With the home side now riding a wave of momentum and feeding off their reinvigorated crowd they pushed forwards to enforce their dominance. Gareth Bale’s cross from the left missed everyone in the area but was rescued by Aaron Lennon. Lennon laid in Modric who’s shot trickled back off of two Wolves defenders back to the feet of Lennon with an open goal at his mercy. A section of the crowd were already celebrating the inevitable when literally out of nowhere Wayne Hennessey slid onto the scene and smothered the ball on the line, somewhat atoning for his error minutes before.

As astute as Tottenham were in attack, Wolves were growing equally as effective at the back. Berra and Johnson blocked and headed anything that moved whilst Jarvis and Kightly provided good cover for their full backs against the might of the Tottenham wide attacks. Wolves finally attacked once more on 63 minutes. Karl Henry got himself into his own personal nosebleed territory dribbling up field before disguising a clever short pass into Steven Fletcher. Fletcher advanced into the area but was caught in two minds and ended up chipping wastefully into Friedel’s arms. Chances were inevitably few and far between for the away side as their fans sensed they may need to score at least once more to have a chance of getting even a draw from this game which was slowly turning on its head.

The following 15 minutes provided a much needed lull for the away fans who were growing more intense by the minute. Wolves introduced their resident nuisance Stephen Hunt to the play whilst Tottenham opted for Jermaine Defoe and not a moment too soon for the England striker who has haunted Wolves regularly in years gone by. The home faithful didn’t have to wait long either for his first involvement. Gareth Bale was allowed to cross field unchallenged with the ball before laying into the path of Defoe whose connection was crisp but saved well once more by Hennessey who used arguably his best attribute, his legs, to divert the ball wide.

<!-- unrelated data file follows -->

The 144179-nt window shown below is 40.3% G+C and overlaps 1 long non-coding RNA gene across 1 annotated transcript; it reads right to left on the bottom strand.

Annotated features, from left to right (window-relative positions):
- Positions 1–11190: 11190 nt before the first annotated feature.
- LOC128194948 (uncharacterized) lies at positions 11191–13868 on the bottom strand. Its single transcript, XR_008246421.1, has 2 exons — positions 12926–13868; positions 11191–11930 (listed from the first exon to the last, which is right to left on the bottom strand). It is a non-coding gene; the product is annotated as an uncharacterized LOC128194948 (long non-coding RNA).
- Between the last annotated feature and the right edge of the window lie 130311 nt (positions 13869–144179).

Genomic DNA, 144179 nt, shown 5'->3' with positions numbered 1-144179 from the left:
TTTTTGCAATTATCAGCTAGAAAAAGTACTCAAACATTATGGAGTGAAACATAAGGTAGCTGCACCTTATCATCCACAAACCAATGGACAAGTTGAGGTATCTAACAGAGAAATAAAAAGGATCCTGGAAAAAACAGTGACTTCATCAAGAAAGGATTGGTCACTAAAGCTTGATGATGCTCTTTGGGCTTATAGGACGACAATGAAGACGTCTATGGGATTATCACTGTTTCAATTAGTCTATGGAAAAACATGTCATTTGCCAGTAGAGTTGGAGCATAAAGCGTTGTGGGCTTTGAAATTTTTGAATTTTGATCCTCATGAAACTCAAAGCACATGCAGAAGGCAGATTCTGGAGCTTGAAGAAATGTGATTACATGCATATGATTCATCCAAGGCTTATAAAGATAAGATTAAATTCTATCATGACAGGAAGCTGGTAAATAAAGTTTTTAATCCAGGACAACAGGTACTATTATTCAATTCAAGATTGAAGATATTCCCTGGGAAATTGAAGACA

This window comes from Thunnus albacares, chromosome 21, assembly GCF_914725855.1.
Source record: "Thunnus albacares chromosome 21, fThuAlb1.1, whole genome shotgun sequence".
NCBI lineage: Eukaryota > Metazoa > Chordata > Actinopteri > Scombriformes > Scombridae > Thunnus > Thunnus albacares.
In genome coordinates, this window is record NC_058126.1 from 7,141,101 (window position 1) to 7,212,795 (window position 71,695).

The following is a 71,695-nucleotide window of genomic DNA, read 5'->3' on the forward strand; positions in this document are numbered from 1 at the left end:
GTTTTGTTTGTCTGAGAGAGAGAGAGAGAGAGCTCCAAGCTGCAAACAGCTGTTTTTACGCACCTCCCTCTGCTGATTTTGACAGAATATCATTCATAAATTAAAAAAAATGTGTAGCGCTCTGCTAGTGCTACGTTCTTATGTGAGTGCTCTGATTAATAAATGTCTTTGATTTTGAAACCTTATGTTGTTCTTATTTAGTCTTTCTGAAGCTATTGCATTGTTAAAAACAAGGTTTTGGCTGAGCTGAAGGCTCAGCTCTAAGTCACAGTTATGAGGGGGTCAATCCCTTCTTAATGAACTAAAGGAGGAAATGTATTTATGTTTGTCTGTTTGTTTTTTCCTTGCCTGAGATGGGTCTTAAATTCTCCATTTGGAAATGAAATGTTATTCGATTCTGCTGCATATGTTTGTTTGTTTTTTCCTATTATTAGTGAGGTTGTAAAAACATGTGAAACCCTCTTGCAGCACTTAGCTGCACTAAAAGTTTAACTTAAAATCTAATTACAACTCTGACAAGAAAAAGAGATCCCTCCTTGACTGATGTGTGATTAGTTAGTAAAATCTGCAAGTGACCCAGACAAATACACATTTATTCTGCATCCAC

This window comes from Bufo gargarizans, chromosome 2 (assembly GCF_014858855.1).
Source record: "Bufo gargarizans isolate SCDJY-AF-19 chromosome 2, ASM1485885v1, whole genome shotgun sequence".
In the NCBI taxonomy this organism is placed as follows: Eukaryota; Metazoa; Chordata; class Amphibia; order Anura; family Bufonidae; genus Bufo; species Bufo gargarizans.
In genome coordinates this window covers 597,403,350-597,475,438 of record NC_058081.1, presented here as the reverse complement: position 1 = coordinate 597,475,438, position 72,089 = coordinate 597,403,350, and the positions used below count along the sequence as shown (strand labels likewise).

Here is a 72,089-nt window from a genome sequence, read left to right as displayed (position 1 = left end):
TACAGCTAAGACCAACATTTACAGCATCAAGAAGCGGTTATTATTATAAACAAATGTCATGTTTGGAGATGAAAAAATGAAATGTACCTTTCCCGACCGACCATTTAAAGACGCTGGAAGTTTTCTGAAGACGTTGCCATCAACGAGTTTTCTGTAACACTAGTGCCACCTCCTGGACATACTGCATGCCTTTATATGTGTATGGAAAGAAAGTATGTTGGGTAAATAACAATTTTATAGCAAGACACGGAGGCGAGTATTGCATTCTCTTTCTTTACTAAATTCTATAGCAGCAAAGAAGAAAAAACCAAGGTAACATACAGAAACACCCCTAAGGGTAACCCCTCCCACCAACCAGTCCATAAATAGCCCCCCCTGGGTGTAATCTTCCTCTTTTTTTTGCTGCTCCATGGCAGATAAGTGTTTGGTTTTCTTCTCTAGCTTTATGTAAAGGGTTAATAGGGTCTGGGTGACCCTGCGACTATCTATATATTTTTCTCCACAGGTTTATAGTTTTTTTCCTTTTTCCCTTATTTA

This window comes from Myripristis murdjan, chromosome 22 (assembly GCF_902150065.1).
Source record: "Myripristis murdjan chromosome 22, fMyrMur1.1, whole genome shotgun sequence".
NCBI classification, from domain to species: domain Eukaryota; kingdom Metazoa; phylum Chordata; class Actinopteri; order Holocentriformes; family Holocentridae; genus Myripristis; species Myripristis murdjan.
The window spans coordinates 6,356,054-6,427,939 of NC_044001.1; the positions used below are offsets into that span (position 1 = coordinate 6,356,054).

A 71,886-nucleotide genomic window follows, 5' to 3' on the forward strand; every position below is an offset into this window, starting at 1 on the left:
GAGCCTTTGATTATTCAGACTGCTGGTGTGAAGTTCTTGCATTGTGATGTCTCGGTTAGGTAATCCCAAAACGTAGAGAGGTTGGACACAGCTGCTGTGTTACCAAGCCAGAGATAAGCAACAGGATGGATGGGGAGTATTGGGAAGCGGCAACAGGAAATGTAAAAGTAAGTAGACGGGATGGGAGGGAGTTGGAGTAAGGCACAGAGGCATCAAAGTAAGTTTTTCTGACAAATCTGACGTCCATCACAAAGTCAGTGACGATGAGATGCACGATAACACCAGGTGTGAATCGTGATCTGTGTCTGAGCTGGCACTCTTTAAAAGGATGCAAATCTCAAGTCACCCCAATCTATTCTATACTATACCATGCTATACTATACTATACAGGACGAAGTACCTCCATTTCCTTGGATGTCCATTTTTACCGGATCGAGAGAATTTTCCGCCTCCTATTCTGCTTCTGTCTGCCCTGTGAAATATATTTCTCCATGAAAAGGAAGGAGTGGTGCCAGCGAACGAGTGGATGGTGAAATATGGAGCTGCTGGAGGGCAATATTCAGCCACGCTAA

It was becoming increasingly obvious that Wolves must use any time they were given with possession to the fullest extent, something not adhered to by Stephen Hunt who in the 81st minute was wasteful in a good area and blindly laid the ball off setting up a swift Tottenham counter from which they forced two consecutive corners. Pressure is a prerequisite in games like these and Wolves could ill afford to contribute to Spurs’ fortunes themselves.

As the minutes ebbed away in the closing stages Harry Redknapp cut a frustrated figure on the side lines. It was clear that Wolves had soaked up enough from their hosts to take a point which they would be heralded for whilst the much publicised Tottenham team spent an afternoon huffing and puffing, but incidentally never blowing the house down. There was still time for more bizarre and unfavourable refereeing from the supposed best officials we could produce. Wayne Hennessey collected a cross in his area and fell awkwardly on his own defender which lead to a few minutes of treatment for the keeper. Baring in mind there was no Tottenham player involved in the challenge, the referee unethically and inexplicably decided to set a precedent and that the result of the incident should be … a drop ball, from inside the Wolves penalty area! Wolves protests naturally fell on deaf ears and Tottenham were all too happy to oblige given the game had crossed into 5 questionable minutes of injury time. In a show of unity and a real ‘if you can’t beat them, join them’ moment the Wolves players with no choice but to beat the system, linked shoulders and formed a 7 man barrier as the ball was dropped which eventually resulting in the getting a free kick of their own from the needless decision.